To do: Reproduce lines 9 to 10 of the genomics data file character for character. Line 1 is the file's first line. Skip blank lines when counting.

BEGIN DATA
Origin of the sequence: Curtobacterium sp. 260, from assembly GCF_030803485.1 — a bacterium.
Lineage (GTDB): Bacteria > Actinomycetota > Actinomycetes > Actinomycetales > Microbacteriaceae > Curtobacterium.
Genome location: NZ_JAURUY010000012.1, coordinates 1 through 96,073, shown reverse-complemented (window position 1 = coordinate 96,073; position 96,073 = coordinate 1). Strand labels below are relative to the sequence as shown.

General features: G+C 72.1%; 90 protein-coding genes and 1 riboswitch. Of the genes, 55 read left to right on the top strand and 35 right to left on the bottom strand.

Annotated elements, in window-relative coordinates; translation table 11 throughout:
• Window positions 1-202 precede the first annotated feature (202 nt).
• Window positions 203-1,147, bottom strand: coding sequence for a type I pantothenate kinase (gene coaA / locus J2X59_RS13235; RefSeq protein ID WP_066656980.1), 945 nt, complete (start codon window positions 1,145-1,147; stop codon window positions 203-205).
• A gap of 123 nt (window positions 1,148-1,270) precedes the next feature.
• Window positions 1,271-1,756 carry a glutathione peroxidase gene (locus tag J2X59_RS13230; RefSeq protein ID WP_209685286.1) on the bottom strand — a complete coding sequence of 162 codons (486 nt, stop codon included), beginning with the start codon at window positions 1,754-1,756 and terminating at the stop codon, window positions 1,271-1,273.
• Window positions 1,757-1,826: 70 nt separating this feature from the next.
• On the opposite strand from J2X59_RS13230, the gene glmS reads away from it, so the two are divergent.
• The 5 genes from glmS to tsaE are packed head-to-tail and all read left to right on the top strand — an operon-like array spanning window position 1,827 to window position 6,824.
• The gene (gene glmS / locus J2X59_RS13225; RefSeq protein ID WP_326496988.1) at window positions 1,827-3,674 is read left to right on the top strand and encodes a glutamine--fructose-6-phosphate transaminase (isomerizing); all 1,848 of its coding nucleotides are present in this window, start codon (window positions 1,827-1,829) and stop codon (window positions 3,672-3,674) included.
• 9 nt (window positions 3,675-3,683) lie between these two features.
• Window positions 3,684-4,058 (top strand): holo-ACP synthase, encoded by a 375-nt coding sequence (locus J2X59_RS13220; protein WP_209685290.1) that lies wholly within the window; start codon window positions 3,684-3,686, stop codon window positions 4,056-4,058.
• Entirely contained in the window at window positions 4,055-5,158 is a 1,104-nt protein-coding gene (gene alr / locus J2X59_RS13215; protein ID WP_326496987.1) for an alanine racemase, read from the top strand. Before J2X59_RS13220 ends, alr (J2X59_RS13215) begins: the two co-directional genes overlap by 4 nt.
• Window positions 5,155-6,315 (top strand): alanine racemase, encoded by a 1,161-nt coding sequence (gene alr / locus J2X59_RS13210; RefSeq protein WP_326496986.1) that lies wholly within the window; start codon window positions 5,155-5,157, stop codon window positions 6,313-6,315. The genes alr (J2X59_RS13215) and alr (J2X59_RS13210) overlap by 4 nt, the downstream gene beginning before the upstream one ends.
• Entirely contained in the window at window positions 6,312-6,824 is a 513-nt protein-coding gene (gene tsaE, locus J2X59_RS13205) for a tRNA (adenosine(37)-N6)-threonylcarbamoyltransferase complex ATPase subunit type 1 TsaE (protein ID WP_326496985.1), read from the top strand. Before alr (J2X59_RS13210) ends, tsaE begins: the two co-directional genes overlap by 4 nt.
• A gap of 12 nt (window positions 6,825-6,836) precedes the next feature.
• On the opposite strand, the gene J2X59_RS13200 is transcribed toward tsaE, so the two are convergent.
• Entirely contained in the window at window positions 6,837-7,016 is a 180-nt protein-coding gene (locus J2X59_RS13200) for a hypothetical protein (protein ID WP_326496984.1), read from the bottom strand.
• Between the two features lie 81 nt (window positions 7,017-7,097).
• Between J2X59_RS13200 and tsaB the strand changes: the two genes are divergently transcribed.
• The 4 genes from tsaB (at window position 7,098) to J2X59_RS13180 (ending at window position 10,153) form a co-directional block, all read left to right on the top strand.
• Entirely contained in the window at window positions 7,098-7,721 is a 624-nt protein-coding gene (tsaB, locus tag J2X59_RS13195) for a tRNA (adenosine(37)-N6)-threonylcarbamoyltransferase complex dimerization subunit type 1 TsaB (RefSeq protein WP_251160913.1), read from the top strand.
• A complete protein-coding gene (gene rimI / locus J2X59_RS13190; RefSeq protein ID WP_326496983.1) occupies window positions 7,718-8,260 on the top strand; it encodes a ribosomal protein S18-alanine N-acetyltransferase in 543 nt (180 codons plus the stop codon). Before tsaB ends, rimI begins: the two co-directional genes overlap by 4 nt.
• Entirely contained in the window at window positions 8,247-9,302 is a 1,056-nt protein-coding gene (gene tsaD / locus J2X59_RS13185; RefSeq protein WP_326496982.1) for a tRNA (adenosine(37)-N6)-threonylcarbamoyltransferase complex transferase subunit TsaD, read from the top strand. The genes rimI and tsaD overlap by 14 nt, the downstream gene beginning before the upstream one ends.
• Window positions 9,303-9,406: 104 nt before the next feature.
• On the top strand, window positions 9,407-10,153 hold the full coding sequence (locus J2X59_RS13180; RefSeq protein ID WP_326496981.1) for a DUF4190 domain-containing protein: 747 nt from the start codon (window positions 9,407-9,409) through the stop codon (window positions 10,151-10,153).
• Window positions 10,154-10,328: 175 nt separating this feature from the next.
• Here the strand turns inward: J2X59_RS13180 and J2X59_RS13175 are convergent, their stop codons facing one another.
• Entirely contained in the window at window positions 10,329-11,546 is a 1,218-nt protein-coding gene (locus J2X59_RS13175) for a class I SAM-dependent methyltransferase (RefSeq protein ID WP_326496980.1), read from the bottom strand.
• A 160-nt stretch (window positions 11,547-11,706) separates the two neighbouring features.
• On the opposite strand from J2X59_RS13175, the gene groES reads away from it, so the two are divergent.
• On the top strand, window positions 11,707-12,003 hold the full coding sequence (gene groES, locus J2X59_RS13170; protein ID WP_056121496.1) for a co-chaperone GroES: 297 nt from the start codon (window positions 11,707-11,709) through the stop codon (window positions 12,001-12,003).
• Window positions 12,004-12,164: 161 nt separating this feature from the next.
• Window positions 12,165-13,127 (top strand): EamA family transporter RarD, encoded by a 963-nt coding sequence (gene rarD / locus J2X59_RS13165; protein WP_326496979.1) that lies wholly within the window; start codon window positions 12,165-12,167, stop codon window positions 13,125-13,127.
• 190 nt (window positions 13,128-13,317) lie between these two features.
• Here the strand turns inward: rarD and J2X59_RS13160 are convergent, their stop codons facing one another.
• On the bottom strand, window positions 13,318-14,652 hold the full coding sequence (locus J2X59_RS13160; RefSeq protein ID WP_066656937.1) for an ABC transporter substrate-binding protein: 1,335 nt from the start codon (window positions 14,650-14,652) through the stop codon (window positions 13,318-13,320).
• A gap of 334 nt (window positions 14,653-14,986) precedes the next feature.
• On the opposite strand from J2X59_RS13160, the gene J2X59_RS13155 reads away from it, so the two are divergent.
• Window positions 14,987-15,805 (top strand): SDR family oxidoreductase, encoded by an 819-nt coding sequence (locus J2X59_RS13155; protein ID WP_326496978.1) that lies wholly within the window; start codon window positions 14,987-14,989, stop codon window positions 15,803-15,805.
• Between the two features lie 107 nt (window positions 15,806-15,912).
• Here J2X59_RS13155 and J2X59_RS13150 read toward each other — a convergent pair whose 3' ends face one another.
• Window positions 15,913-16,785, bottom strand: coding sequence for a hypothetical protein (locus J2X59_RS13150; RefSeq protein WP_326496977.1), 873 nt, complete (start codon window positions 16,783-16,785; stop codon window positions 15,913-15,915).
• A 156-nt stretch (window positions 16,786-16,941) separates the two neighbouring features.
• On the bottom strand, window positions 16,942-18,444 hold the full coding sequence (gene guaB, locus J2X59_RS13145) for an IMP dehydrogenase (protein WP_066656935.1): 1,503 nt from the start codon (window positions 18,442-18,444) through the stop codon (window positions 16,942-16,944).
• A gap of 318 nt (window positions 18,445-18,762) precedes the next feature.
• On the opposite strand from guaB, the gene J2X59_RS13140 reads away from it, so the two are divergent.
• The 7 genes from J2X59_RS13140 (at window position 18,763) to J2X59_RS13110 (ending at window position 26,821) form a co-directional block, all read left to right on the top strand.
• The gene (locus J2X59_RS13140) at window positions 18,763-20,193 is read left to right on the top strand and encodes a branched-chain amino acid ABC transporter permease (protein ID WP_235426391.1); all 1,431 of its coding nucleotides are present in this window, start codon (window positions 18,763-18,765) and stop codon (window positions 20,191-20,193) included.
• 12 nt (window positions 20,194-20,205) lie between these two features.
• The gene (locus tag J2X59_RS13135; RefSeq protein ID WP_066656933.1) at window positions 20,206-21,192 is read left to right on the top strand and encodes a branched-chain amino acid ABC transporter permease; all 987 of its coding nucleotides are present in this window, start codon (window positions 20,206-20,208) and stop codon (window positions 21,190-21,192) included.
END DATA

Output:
• Window positions 1,271-1,756 carry a glutathione peroxidase gene (locus tag J2X59_RS13230; RefSeq protein ID WP_209685286.1) on the bottom strand — a complete coding sequence of 162 codons (486 nt, stop codon included), beginning with the start codon at window positions 1,754-1,756 and terminating at the stop codon, window positions 1,271-1,273.
• Window positions 1,757-1,826: 70 nt separating this feature from the next.